We’re hearing that the problems McLaren are having with the MP4-12C are scaring buyers off the new car from McLaren.
All cars have teething problems. And the new McLaren MP4-12C – despite McLaren’s renowned meticulous attention to detail – is no different.
McLaren are trying hard to fix the issues with the MP4-12C, and McLaren boss Ron Dennis has taken to his laptop to churn out a letter of apology to those MP4-12C owners who feel they’ve been let down after spending £200k on perhaps the most anticipated car of 2011.
We’re sure the issues can be fixed, but the problem for McLaren is probably the same one facing all smaller car makers – making a variety of software from different providers work nicely together.
That’s not a problem for motoring behomoths like Mercedes or Toyota, where all systems are designed in-house to work together from the off, thanks to their huge in-house R&D.
But for smaller makers, the problem is sourcing the software and then trying to stitch it together to present as a single working ensemble – despite it all being written by different software providers.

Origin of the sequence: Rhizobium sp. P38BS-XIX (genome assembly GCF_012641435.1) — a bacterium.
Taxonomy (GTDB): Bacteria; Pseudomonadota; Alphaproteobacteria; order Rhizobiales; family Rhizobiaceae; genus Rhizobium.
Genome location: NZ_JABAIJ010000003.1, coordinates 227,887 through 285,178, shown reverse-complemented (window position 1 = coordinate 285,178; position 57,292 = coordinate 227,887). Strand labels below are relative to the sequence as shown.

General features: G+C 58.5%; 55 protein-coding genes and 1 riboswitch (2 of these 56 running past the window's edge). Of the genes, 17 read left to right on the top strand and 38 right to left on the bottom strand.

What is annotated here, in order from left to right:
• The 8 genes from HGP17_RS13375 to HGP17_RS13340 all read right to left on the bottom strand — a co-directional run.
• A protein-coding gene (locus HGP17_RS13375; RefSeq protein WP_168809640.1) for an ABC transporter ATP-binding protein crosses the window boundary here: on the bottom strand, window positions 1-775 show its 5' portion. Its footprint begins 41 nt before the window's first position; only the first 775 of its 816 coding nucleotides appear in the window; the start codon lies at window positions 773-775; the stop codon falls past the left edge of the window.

We know, for example, that Jaguar had issues making everything work together properly on the new XJ, so if a company the size of Jaguar Land Rover had those issues, it’s no surprise that McLaren do too.
More worrying than trying to develop a workable fix is the effect the problems are having not just on existing MP4-12C owners, but those who were considering jumping in to the new McLaren.
A conversation this morning with a McLaren MP4-12C owner on these issues (when the comment ‘This is a complete balls-ache’ was attributed to a well know McLaren boss over the MP4-12C’s issues) did get us wondering how sales are faring under the reliability cloud.
It didn’t take us many phone calls to establish that there are at least four unsold 12Cs floating around in the UK – and that’s just in ten minutes on the task – and that, with a bit of arm twisting, you could have one this week for list price.
We also learnt that there are at least three MP4-12Cs sat in Hong Kong without any potential buyers on the horizon, and that the general consensus is that things will stay that way until the problems with the McLaren are fixed.
Unfortuantely, it also seems that the probelms with the McLaren may also have put buyers off the car altogether, with many who were planning on experienceing the MP4-12C jumping in to other cars instead.
We don’t need to tell you which ‘other’ car that is.